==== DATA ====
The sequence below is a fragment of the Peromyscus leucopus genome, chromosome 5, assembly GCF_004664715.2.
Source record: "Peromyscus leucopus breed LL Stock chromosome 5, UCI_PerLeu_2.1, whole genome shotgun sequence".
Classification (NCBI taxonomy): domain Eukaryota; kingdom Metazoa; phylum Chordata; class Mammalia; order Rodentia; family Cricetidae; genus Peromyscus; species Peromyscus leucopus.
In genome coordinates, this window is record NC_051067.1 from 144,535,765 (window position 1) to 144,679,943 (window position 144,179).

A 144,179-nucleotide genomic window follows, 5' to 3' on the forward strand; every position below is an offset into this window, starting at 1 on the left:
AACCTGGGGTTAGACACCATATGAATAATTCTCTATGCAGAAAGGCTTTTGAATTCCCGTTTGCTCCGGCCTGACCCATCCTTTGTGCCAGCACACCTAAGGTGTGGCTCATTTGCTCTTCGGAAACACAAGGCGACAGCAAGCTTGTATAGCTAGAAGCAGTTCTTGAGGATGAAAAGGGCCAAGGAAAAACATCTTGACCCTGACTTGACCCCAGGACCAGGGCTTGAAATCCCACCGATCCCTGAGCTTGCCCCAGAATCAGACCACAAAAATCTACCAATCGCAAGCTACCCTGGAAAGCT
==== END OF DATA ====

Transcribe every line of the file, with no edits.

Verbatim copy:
The sequence below is a fragment of the Peromyscus leucopus genome, chromosome 5, assembly GCF_004664715.2.
Source record: "Peromyscus leucopus breed LL Stock chromosome 5, UCI_PerLeu_2.1, whole genome shotgun sequence".
Classification (NCBI taxonomy): domain Eukaryota; kingdom Metazoa; phylum Chordata; class Mammalia; order Rodentia; family Cricetidae; genus Peromyscus; species Peromyscus leucopus.
In genome coordinates, this window is record NC_051067.1 from 144,535,765 (window position 1) to 144,679,943 (window position 144,179).

A 144,179-nucleotide genomic window follows, 5' to 3' on the forward strand; every position below is an offset into this window, starting at 1 on the left:
AACCTGGGGTTAGACACCATATGAATAATTCTCTATGCAGAAAGGCTTTTGAATTCCCGTTTGCTCCGGCCTGACCCATCCTTTGTGCCAGCACACCTAAGGTGTGGCTCATTTGCTCTTCGGAAACACAAGGCGACAGCAAGCTTGTATAGCTAGAAGCAGTTCTTGAGGATGAAAAGGGCCAAGGAAAAACATCTTGACCCTGACTTGACCCCAGGACCAGGGCTTGAAATCCCACCGATCCCTGAGCTTGCCCCAGAATCAGACCACAAAAATCTACCAATCGCAAGCTACCCTGGAAAGCT